As it regards well-being, different concepts have gained an important role in scientific literature (e.g., psychological or eudaimonic well-being, and subjective or hedonic well-being; Huta and Waterman 2014). On the one hand, subjective well-being (SWB) “is a broad category of phenomena that include people’s emotional responses, domain satisfactions, and global judgments of life satisfaction” (Diener et al. 1999, p. 277). As such, hedonia includes pleasure, enjoyment, satisfaction, and reduced distress (Huta and Waterman 2014). On the other hand, PWB is defined as the “perception of engagement with existential challenges of life” (Keyes et al. 2002, p. 1007), and it refers to one’s sense of growth and human fulfillment, to how people strive to realize their true potential (Ryff 2014). The trait level correlations between eudaimonic and hedonic measures ranged from 0 to .4 when considering them as orientations, and from .3 to .6 when they were conceptualized as experiences (Huta and Waterman 2014). In sum, eudaimonia and hedonia are distinct concepts, both theoretically and empirically, although they often co-occur (Huta 2015).

Getting back to the PWB measure, we refer to autonomy, personal growth, and purpose in life as the “core” eudaimonic components of PWB (Bauer et al. 2005; Ryff and Keyes 1995); instead, we refer to self-acceptance, environmental mastery, and positive relations with others as the “other” eudaimonic components. In fact, there is some evidence that the former components were weakly correlated to hedonic measures of well-being; instead, the latter were mildly or moderately correlated to SWB measures (Ryff and Keyes 1995).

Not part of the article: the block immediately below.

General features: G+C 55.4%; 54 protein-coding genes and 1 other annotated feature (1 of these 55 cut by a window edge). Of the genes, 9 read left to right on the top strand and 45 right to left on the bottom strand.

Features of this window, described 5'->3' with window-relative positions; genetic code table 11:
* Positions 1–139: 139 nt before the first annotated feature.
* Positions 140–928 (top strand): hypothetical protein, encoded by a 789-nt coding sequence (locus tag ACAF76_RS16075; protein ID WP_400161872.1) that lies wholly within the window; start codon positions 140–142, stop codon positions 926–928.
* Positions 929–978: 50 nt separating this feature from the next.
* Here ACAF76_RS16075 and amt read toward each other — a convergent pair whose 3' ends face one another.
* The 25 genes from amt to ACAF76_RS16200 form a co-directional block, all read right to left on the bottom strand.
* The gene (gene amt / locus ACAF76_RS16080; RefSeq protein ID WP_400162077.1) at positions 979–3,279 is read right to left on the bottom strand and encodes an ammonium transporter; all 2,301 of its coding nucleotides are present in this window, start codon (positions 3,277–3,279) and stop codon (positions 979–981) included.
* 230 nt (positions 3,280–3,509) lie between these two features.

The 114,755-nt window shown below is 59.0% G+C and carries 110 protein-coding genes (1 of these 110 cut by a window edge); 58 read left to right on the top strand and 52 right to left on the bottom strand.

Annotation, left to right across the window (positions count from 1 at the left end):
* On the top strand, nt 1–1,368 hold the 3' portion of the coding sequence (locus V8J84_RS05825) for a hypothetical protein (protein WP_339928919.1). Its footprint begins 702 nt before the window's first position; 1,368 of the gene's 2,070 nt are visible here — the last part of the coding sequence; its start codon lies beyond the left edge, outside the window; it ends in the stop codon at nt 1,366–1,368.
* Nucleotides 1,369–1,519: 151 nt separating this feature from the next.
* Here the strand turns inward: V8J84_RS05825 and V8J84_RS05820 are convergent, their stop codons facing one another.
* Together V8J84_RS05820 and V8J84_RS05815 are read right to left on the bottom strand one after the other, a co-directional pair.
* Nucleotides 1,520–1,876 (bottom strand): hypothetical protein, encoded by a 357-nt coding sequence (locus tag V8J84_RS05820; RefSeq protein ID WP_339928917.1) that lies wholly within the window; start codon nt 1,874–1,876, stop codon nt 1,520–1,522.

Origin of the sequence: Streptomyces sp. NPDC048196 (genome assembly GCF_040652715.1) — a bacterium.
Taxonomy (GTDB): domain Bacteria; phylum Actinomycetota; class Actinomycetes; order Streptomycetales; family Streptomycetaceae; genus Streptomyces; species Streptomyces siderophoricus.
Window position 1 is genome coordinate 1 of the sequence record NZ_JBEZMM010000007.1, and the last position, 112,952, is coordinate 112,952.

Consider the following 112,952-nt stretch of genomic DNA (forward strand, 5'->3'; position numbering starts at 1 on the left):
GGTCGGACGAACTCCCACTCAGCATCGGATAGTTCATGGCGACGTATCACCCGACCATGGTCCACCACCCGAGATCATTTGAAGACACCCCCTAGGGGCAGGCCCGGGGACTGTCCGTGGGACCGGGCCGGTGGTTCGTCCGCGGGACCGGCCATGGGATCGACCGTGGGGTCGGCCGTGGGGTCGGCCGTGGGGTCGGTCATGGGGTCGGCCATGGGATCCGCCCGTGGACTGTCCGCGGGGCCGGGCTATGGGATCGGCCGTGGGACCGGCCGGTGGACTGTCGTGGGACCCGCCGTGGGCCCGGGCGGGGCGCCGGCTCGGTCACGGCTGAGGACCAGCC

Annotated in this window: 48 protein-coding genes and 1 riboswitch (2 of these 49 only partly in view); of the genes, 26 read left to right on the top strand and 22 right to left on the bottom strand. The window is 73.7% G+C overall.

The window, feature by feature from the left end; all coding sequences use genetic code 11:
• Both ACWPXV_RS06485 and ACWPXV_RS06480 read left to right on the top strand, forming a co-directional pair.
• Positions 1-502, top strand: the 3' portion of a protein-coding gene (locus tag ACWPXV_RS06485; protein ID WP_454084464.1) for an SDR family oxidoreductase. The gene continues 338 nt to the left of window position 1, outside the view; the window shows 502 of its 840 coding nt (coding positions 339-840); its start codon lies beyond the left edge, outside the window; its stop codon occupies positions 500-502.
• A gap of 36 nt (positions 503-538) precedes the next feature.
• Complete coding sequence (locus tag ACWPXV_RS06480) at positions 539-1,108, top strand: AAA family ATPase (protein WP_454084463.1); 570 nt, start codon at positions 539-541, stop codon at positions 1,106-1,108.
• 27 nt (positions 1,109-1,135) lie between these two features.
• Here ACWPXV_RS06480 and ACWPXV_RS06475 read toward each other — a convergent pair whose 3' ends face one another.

The correlations between neuroticism and mindfulness have been recently established at a broad trait level (e.g., the effect size r was .45; Giluk 2009). At a facet-level analysis, mild negative correlations of neuroticism with describing and nonreactivity, and moderate negative correlations with acting with awareness and nonjudging have been found (Baer et al. 2006). Instead, observing was not at all related to neuroticism. Other studies also showed that specific withdrawal facets, such as depression, self-consciousness, and vulnerability, were more strongly associated with a global mindful attention awareness score than other facets like anger and immoderation (e.g., Brown and Ryan 2003). Likewise, there is evidence of negative relationships between the attention awareness score and impulsiveness as well as angry hostility (Brown and Ryan 2003). To our knowledge, the links of mindfulness skills with neuroticism intermediate aspects have not yet been extensively studied, although this issue might have important implications for targeting clinical interventions. For instance, acting with awareness, nonreactivity, and nonjudging were the most robust predictors of both depression and worry symptoms (Barnes and Lynn 2010; Fisak and Von Lehe 2012). Therefore, research has suggested that targeting these three mindfulness facets could reduce withdrawal tendencies and their relationships with well-being.